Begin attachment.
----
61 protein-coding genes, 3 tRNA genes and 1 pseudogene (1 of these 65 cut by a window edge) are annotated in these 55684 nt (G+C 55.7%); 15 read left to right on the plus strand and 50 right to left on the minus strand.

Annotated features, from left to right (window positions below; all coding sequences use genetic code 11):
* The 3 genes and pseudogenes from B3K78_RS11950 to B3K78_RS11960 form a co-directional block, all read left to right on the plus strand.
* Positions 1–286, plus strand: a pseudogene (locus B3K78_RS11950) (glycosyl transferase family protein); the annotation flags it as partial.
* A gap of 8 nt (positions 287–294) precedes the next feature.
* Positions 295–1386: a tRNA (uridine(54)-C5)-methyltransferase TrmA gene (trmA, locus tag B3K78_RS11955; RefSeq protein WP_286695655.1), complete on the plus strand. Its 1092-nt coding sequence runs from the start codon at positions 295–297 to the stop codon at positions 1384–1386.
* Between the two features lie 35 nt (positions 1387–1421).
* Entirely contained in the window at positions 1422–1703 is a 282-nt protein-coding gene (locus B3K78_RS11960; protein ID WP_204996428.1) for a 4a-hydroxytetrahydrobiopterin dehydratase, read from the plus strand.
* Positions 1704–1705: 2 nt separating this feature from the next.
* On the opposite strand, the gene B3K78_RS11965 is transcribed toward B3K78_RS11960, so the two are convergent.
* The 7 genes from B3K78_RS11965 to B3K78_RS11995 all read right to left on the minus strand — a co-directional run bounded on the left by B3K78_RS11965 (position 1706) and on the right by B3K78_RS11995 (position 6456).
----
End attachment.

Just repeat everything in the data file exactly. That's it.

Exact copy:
61 protein-coding genes, 3 tRNA genes and 1 pseudogene (1 of these 65 cut by a window edge) are annotated in these 55684 nt (G+C 55.7%); 15 read left to right on the plus strand and 50 right to left on the minus strand.

Annotated features, from left to right (window positions below; all coding sequences use genetic code 11):
* The 3 genes and pseudogenes from B3K78_RS11950 to B3K78_RS11960 form a co-directional block, all read left to right on the plus strand.
* Positions 1–286, plus strand: a pseudogene (locus B3K78_RS11950) (glycosyl transferase family protein); the annotation flags it as partial.
* A gap of 8 nt (positions 287–294) precedes the next feature.
* Positions 295–1386: a tRNA (uridine(54)-C5)-methyltransferase TrmA gene (trmA, locus tag B3K78_RS11955; RefSeq protein WP_286695655.1), complete on the plus strand. Its 1092-nt coding sequence runs from the start codon at positions 295–297 to the stop codon at positions 1384–1386.
* Between the two features lie 35 nt (positions 1387–1421).
* Entirely contained in the window at positions 1422–1703 is a 282-nt protein-coding gene (locus B3K78_RS11960; protein ID WP_204996428.1) for a 4a-hydroxytetrahydrobiopterin dehydratase, read from the plus strand.
* Positions 1704–1705: 2 nt separating this feature from the next.
* On the opposite strand, the gene B3K78_RS11965 is transcribed toward B3K78_RS11960, so the two are convergent.
* The 7 genes from B3K78_RS11965 to B3K78_RS11995 all read right to left on the minus strand — a co-directional run bounded on the left by B3K78_RS11965 (position 1706) and on the right by B3K78_RS11995 (position 6456).